The process of adjusting to a new country may carry important stressors for refugees. In the light of neoliberal policies, refugees are expected to become resilient in a local arrival infrastructure and perform a specific subjectivity based on gratefulness, adaptability, and digital sensitivity to successfully integrate. Drawing on a qualitative, in-depth case study with Syrians living in the Netherlands, this article explores the impact of the retreat of the welfare state and unfolding digital transitions on resilience tactics of marginalized people like refugees. While recognizing the systemic violence and historic trauma many refugees have experienced, we focus on how refugees are expected to and develop ways to become resilient. Three digital resilience tactics are discussed: digital social support, digital health, and digital identities. Social support was mainly sought from family, friends, organizations, and social media platforms, whereas refugees’ engagement in meaningful digital practices aimed at fostering health promotion and identity management. Our fieldwork resurfaces paradoxes of digital resilience as described by careful emotional digital labor refugees engage in when communicating with families, the role of socio-cultural factors in shaping refugees’ ICT (information and communication technology) adoption and use for health support, and negotiation of different and conflicting identity axes online. Finally, our study provides some insights into the implementation of more effective online and offline practices in the context of social and health support by host countries.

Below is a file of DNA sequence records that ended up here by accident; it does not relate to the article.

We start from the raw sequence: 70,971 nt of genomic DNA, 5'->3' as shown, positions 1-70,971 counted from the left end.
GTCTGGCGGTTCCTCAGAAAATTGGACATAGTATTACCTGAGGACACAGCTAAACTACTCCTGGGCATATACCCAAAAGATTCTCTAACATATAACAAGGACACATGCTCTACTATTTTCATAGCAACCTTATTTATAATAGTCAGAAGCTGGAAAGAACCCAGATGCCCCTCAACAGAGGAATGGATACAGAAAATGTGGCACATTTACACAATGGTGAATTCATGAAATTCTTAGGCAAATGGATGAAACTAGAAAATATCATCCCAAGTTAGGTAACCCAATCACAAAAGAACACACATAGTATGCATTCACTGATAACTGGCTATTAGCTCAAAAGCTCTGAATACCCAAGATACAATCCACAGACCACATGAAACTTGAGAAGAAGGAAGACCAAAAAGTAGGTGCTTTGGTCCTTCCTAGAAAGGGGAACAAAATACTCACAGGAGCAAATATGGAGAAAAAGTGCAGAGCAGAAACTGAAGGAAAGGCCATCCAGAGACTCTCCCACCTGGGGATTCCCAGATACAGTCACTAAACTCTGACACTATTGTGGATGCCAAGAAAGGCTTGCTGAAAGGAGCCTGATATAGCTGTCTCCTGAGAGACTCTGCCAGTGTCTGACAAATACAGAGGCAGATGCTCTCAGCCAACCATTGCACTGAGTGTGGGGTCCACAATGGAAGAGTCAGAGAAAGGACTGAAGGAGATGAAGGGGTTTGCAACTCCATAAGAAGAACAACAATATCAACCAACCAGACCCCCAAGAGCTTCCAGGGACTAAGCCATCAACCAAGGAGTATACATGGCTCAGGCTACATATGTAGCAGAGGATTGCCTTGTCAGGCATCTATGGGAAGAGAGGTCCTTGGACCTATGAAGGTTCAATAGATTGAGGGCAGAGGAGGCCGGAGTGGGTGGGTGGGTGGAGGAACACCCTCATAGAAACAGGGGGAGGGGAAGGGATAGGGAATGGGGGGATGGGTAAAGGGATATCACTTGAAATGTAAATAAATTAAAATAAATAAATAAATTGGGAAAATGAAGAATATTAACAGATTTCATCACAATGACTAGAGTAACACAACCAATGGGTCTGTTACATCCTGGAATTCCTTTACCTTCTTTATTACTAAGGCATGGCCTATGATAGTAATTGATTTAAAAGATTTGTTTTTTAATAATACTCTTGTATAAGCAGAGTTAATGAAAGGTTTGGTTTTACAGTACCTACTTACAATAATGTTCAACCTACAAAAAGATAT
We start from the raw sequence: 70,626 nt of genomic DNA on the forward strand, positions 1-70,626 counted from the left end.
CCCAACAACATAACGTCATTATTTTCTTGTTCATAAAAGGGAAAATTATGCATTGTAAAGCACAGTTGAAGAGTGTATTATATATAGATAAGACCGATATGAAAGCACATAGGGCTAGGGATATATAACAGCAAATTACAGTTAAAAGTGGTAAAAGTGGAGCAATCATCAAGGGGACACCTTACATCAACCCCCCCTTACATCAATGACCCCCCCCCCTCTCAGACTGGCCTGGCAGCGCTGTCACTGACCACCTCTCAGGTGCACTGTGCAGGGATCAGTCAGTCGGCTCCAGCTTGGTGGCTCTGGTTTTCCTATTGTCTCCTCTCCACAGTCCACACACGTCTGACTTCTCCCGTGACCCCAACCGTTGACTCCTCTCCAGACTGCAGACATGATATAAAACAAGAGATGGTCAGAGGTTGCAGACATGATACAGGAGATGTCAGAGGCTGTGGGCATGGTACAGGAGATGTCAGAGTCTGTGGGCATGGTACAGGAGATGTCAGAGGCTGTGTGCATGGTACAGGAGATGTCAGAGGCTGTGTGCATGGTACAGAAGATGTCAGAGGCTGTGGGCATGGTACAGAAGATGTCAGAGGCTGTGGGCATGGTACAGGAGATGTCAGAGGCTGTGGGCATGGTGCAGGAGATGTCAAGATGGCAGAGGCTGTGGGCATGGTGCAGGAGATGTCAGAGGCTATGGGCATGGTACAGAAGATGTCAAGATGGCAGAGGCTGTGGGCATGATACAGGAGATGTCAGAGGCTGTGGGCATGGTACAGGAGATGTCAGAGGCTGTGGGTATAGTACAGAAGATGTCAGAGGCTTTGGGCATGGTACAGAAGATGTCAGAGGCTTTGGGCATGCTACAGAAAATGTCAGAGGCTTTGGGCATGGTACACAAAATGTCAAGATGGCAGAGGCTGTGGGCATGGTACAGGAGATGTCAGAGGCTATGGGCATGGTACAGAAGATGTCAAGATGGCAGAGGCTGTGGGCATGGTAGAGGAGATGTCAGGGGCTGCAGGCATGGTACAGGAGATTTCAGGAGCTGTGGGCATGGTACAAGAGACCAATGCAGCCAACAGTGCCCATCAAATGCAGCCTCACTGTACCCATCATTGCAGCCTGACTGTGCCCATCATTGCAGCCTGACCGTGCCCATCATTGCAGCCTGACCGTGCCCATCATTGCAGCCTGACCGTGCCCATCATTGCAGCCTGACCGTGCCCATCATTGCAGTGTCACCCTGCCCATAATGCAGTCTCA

Additional Metadata
Keywords digital health, digital identity, digital media, resilience, social support, Syrian refugees
Persistent URL dx.doi.org/10.1177/2056305120915587, hdl.handle.net/1765/127012
Journal Social Media and Society
Citation
Udwan, G. (Ghadeer), Leurs, K. (Koen), & Paz Aléncar, A. (2020). Digital Resilience Tactics of Syrian Refugees in the Netherlands: Social Media for Social Support, Health, and Identity. Social Media and Society, 6(2). doi:10.1177/2056305120915587